“You don't think those lily-livered type gonna vouch for us or help us, Italinians don't give a horse's ass of gratitude.” Ess' voice was loud as usual, the alcohol still in his system.
“They said they were from Olzaric, a couple knights won't be enough to intimidate them.”
“A rustling leaf is enough to intimidate that Giant,” Brutus quipped.
Copé had no real defense for him.
Several feet later, and Secrat did begin to take sight of individuals in larger abundance. A lot of them, in-fact. But they were not up-and-about, but, rather, on the sidewalks were makeshift tents and pallets.
Men, women, and children finding refuge as they stared up at the skies. Secrat did the same. The stars brightly visible. For some, in Italina, it made for a romantic setting, and had Copé had more time, he might even had gawked at their simple extravagance.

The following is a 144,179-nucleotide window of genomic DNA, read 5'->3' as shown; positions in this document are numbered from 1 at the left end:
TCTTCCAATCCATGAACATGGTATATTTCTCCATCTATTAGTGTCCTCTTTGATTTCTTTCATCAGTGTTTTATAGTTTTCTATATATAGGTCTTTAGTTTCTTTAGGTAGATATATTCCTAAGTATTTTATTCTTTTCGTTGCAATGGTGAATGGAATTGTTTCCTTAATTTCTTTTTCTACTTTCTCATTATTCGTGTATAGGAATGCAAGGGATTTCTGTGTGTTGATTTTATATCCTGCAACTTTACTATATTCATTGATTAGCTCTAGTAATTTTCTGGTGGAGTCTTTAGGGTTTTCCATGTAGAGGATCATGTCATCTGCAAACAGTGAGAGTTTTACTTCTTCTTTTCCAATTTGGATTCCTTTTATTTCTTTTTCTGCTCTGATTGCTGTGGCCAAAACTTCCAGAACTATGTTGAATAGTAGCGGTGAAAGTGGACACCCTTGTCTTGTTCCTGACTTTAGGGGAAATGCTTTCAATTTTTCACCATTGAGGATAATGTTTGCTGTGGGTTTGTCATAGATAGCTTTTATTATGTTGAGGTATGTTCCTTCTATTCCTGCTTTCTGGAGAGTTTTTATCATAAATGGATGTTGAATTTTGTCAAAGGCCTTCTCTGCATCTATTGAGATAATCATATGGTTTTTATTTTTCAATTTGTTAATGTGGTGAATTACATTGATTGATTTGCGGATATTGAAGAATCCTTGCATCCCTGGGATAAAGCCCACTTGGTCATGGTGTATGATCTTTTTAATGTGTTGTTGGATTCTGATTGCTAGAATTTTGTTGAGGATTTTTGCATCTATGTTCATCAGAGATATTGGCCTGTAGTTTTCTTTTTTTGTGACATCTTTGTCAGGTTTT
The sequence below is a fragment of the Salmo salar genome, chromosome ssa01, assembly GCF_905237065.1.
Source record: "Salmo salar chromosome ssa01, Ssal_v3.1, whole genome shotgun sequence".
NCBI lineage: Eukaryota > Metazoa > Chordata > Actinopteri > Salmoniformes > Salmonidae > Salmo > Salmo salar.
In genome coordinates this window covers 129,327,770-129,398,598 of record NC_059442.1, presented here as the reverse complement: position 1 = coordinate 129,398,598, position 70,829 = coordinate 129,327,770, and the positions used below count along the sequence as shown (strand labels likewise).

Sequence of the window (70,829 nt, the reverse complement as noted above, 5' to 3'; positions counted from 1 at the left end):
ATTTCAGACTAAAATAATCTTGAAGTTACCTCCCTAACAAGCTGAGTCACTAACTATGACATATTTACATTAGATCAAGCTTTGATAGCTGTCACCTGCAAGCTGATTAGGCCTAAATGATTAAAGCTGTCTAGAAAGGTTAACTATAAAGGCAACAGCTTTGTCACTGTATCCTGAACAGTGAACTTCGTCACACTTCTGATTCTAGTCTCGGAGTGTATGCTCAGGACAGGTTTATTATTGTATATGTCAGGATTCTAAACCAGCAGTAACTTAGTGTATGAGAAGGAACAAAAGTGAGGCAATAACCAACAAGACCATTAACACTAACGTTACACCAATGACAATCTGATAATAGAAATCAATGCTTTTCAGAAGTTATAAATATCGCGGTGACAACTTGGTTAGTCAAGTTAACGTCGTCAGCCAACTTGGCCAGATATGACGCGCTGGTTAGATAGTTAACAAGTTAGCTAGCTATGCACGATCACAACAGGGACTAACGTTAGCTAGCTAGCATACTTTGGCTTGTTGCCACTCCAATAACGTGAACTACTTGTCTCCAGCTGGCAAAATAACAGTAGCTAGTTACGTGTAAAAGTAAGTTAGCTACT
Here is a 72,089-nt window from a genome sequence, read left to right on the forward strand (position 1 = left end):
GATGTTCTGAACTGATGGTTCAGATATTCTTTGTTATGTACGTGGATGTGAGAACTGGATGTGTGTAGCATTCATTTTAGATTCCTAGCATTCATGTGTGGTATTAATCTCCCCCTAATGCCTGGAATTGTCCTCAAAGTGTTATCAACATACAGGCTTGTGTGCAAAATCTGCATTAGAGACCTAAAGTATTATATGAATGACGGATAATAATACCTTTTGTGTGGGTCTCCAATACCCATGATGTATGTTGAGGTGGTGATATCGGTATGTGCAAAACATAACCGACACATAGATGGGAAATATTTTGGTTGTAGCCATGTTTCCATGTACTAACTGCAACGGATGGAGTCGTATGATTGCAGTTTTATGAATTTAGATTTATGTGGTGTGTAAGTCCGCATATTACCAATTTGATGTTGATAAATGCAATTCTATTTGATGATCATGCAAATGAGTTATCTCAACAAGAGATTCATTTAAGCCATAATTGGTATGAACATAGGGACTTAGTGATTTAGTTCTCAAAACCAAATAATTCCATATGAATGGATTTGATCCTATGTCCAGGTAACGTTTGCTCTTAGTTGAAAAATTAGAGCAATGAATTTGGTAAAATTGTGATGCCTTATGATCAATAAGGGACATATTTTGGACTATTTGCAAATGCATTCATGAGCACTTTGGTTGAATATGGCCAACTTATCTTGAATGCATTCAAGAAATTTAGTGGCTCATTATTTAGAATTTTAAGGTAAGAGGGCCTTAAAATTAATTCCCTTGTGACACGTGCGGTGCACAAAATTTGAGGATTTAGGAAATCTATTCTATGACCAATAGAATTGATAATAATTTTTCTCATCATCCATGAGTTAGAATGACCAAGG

“I just don't get what the fuck he was so damn sad about. Crying like he'd murdered a saint and not someone who was trying to whip his ass.” Brutus blurted out, not interesting in waiting to see if Copé would ever respond to his initial statement.
As said, the setting was romantic for some, but not for Brutus, who was beyond such romanticism.
So as not to disturb or have to deal with the ones sleeping off on the sidewalks, Copé ventured off from the marble sidewalk and down to the roads where they'd only bump into horses and wagons on occasion. It wasn't completely pitch-black outside. A full moon was in the sky and it shined a small light on their pathways.